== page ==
The texture of the deposited layers has been investigated by X-ray Diffraction Spectroscopy (XRD). It has been noticed that undoped layers are always amorphous, independent of the germanium content. Doped layers show an initial solid phase crystallisation. The temperature at which this initial crystallisation will start depends on the in-situ doping of the layers. Solid phase crystallization of undoped SixGey layer for a germanium content of 70% (Y>0.7) or higher can be achieved by annealing for 30 minutes at 450° C. as clear from
Electrical Properties of Silicon Germanium Deposited at 400° C.
In some applications, such as IR microbolometers, two different doping levels (high and low doping levels) may be required and this may only be achieved by ion implantation. The as-grown layers are undoped and can later be doped to the desired dopant level. After implantation, an anneal may be performed to activate the dopants and to repair possible implantation damage in the SiGe layer. For such an application, the impact was investigated of annealing temperature on ion implanted poly SiGe having a germanium content varying from 65% to 100% and ion implanted by a boron dose of 1016 Boron/cm2 at an energy of 50 KeV. The SiGe layers are deposited using the process of this first embodiment of the second aspect of this invention.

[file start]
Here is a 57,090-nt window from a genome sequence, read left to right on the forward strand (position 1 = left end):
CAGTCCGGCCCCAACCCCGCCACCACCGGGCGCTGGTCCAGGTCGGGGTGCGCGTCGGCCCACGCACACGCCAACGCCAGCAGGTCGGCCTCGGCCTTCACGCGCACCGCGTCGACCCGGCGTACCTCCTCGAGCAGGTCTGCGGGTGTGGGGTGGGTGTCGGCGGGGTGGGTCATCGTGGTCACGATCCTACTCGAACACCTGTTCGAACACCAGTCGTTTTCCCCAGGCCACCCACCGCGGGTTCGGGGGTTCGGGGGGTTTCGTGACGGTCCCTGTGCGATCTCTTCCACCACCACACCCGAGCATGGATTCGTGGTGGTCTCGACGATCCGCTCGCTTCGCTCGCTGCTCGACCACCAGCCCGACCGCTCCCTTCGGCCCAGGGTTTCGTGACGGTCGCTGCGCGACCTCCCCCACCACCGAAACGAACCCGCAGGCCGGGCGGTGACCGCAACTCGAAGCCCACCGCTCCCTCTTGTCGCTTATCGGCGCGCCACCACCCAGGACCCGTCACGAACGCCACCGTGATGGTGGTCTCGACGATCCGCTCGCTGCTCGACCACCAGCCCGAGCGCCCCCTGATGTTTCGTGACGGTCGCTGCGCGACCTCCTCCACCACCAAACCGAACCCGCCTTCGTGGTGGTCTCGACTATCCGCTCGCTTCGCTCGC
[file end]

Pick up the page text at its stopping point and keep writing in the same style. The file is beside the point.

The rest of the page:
Mechanical Properties of Silicon Germanuim Deposited at 400° C.
The dependence of stress on boron concentration for as grown and annealed S11Ge89 deposited at 400° C. and 2 Torr is demonstrated in
To have an idea of the impact of stress in boron in situ doped poly Si31Ge69 on the stability of surface micromachined structures we refer to
In a second embodiment of this second aspect of the present invention, a CVD deposition method is disclosed whereby this method uses plasma (PECVD). Compared to thermally grown layers as disclosed in the first embodiment of this second aspect, plasma-enhanced deposition gives the possibility of direct deposition on Si-oxide, without the use of a nucleation layer. PECVD allows the deposition of SiGe layers suitable for surface micromachining applications at CMOS compatible temperatures or higher temperatures. As shown in Table 4, under the heading PECVD, different parameters such as deposition temperature, pressure, germanium concentration, and doping concentration (e.g., Phosphorous) are suggested with preferred parameters in parentheses. The following discussion elaborates on these different parameters.